Mohammad Atta trained here

Venice Municipal Airport is not a place one would normally think of as a training ground for terrorist pilots.

Where were you on Sept. 11, 2000?

The people to put this city on the map a year later were in Venice, learning to fly airplanes and paying cash to Rudy Dekkers, owner of Huffman Aviation at Venice Airport.

They also were moving quite often as landlords would evict them for their rude comments about women.

Stories abound that they didn’t learn how to land planes and as the world would learn a year later, they really didn’t have to learn proper take-off procedures either. All they had to do was learn to set a course and aim for a target that would be straight ahead. Success would be rewarded in heaven.

Just one year later, on Sept. 11, 2001, I was the lone reporter in the Venice Gondolier newsroom. Editor Doug Bolduc was not in yet, nor was fellow reporter Bob Mudge. Tuesday was a deadline day so they would be working late that day.

My Our Town section had “deadlined” the previous day so I was thinking about my Saturday edition.

Staff reporter Pat Horwell and staff photographer Nick Baker were in Sarasota with the president of the United States, George W. Bush, who was reading to children at Emma Booker Elementary School. That would be an interesting story for Wednesday’s paper.

About 9:30 a.m., I got a call from Melinda Mudge, Bob’s wife, telling me that a plane had crashed into one of the towers at the World Trade Center in New York City. There was no television in the newsroom at that time so without her call, who knows when I would have heard anything?

I immediately called Pat Horwell on her cellphone but, as she was with the president, all pagers and cellphones had been turned off.

With so little knowledge, all I could think was that like the time years earlier when a small plane had flown into the Empire State Building, it must have been a mistake — a tragic accident. I still did not know that the plane was a commercial jet and the day was clear and sunny without a cloud in the sky.

When Melinda called back with news of the second plane to hit the towers, it was obvious that this was no accident.

That this paper had a reporter and photographer with the president on a day that would change the world as we knew it, put Venice into the story — at least in a little way.

I finally got home and tuned in television coverage by 7 p.m. that evening. I also got on the phone trying to contact a friend who I knew worked in one of the towers. I finally got through the next day to learn that she had moved out of the building three weeks earlier and thankfully was all right.

By 7:30 a.m. the next morning, Venice had become part of the national story.

Doug Bolduc called Bob Mudge about interviewing Charlie Voss, the accountant for Rudi Dekkers, owner of Huffman Aviation, operator of a flight school at the Venice Airport. Most of the students were from foreign countries and happened to have included Mohamed Atta and two others of Saudi descent who would die in the Trade Center attacks. The FBI had wasted no time in gathering that information.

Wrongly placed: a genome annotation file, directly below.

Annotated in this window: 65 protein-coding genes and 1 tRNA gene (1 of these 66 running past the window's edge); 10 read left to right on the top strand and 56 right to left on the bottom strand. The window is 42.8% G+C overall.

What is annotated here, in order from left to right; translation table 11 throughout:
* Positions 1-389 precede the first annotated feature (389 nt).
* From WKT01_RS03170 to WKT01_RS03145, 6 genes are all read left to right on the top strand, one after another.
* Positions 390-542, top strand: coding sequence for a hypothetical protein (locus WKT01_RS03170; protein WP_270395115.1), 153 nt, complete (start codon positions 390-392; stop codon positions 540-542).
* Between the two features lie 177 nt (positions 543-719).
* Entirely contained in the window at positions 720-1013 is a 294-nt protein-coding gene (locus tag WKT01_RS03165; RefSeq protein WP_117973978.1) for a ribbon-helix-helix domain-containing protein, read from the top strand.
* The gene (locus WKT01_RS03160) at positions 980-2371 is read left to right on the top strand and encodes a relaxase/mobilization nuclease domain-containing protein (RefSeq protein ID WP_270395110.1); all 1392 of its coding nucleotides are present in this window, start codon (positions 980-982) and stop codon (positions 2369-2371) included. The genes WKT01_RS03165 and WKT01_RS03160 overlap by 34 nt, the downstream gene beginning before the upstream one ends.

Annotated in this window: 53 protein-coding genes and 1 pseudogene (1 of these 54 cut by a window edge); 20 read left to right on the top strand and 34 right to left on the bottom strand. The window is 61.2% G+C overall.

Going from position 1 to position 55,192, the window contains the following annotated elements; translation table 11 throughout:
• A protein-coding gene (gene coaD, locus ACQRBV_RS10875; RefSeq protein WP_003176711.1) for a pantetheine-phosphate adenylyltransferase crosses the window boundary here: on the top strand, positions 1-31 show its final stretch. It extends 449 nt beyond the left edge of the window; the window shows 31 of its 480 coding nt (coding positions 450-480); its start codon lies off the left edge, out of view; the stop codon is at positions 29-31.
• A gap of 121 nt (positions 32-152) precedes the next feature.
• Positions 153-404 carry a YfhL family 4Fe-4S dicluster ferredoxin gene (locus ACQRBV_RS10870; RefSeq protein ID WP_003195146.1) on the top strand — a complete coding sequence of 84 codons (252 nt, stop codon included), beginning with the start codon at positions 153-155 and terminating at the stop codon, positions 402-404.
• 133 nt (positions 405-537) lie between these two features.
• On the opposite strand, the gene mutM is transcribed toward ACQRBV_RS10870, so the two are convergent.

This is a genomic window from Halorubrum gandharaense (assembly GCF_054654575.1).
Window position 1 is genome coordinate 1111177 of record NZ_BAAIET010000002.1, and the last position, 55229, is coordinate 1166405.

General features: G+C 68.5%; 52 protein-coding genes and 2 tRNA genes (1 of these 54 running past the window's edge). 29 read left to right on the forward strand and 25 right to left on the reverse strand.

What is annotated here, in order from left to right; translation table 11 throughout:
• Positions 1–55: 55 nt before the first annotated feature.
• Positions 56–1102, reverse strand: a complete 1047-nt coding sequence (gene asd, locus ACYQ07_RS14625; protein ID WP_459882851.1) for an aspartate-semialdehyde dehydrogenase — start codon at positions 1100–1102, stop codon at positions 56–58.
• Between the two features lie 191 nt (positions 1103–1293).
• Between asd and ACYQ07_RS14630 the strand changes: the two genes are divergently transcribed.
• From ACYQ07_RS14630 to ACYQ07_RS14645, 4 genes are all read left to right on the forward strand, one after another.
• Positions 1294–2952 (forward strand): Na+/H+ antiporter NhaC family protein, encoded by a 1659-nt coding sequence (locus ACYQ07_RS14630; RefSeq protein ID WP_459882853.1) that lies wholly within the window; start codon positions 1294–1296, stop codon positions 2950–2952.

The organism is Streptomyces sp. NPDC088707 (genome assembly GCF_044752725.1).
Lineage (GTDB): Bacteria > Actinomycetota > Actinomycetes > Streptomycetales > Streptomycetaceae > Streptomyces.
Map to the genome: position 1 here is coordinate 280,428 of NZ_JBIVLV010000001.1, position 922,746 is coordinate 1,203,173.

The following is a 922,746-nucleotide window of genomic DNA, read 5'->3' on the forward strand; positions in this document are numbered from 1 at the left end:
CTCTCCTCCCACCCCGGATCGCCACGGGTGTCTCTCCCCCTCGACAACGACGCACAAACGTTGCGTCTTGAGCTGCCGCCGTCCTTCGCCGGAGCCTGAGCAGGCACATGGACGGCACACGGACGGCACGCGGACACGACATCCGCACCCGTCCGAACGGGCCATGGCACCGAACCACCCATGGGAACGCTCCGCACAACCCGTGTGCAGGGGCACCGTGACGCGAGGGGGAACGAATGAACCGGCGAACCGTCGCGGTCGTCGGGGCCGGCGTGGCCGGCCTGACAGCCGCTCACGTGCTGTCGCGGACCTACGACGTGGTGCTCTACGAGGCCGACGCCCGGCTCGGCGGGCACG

That President Bush had been reading to area elementary school students at the time was no longer the main focus of the story.

The next day, before I left for work, a beige car pulled into my drive. In it was an FBI agent asking if I had ever seen the pilots in my neighborhood (the Gulf Shores subdivision) close to he airport. I had not because I would have been at the newspaper.

Days later, at a dry cleaner, I learned that Atta had been a customer but was so nasty to one of the female employees that he was told to take his business elsewhere. A similar story arose from a local restauranteur who claimed Atta and his cronies occasionally ate there.

It seemed they also had been asked to leave from more than one place where they lived, while at flight school, usually for insulting women.

Who would have thought that this charming city of Venice would ever play such a big role in such a frightening story with such nasty villains?

This paper has put out special editions just three times in its history. One was that week of Sept. 11, 2001.

Pat Horwell and Nick Baker would win awards for their coverage of the president from the Florida Publishers Association in July of 2002. Pat had two first place awards for her news story about what happened at the school that day and a second as a first person account of her personal experience. Baker earned five first place awards that year, one for a photo of the president reading to the children as one of his aides whispered in his ear about what had occurred.

It is one thing to be able to say I know where I was when I heard that President Kennedy had been shot, it was another thing entirely to learn that three of the perpetrators of the Trade Center attack had learned to fly and had lived within just blocks of my house in this idyllic town on the west coast of Florida.

That I worked with professionals who covered this story as well as any of the big name writers associated with any of the national news outlets was the one good side of the story.

A couple of years later, I met a writer on a press trip who was one of very few survivors of a company that had offices in the towers. She had been out of town that day as virtually all of her co-workers had perished. As one of that company’s few survivors, she had been so affected that she went nowhere without a therapy dog until that week when we met.

More years have passed. Thanks to Venice Area Beautification Inc., volunteers, Venice is more beautiful than ever and with any luck, the biggest news at Venice Airport will be a return of the Collings Foundation’s historic planes in February 2021.


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